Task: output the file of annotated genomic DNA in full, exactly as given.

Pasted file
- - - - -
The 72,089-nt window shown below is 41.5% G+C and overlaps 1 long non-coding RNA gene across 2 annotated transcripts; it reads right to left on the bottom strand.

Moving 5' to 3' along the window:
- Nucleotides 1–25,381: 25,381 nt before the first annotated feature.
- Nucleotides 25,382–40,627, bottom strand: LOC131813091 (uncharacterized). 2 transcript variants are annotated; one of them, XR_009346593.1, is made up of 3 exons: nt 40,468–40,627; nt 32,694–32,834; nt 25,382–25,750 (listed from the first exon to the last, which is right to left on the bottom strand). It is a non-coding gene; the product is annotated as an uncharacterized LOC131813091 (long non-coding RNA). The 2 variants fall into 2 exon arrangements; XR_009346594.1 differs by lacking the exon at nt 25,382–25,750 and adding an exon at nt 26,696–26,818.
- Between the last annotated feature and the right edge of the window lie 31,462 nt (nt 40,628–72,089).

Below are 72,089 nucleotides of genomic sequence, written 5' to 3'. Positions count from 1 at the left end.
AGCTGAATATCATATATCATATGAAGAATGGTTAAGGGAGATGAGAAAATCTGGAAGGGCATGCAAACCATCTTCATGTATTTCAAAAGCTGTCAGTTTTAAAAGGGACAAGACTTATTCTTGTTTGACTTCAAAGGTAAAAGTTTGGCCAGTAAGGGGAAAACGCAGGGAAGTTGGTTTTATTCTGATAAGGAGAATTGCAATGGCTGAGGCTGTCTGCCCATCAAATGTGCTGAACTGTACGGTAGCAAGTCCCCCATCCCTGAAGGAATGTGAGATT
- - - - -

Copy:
The 72,089-nt window shown below is 41.5% G+C and overlaps 1 long non-coding RNA gene across 2 annotated transcripts; it reads right to left on the bottom strand.

Moving 5' to 3' along the window:
- Nucleotides 1–25,381: 25,381 nt before the first annotated feature.
- Nucleotides 25,382–40,627, bottom strand: LOC131813091 (uncharacterized). 2 transcript variants are annotated; one of them, XR_009346593.1, is made up of 3 exons: nt 40,468–40,627; nt 32,694–32,834; nt 25,382–25,750 (listed from the first exon to the last, which is right to left on the bottom strand). It is a non-coding gene; the product is annotated as an uncharacterized LOC131813091 (long non-coding RNA). The 2 variants fall into 2 exon arrangements; XR_009346594.1 differs by lacking the exon at nt 25,382–25,750 and adding an exon at nt 26,696–26,818.
- Between the last annotated feature and the right edge of the window lie 31,462 nt (nt 40,628–72,089).

Below are 72,089 nucleotides of genomic sequence, written 5' to 3'. Positions count from 1 at the left end.
AGCTGAATATCATATATCATATGAAGAATGGTTAAGGGAGATGAGAAAATCTGGAAGGGCATGCAAACCATCTTCATGTATTTCAAAAGCTGTCAGTTTTAAAAGGGACAAGACTTATTCTTGTTTGACTTCAAAGGTAAAAGTTTGGCCAGTAAGGGGAAAACGCAGGGAAGTTGGTTTTATTCTGATAAGGAGAATTGCAATGGCTGAGGCTGTCTGCCCATCAAATGTGCTGAACTGTACGGTAGCAAGTCCCCCATCCCTGAAGGAATGTGAGATT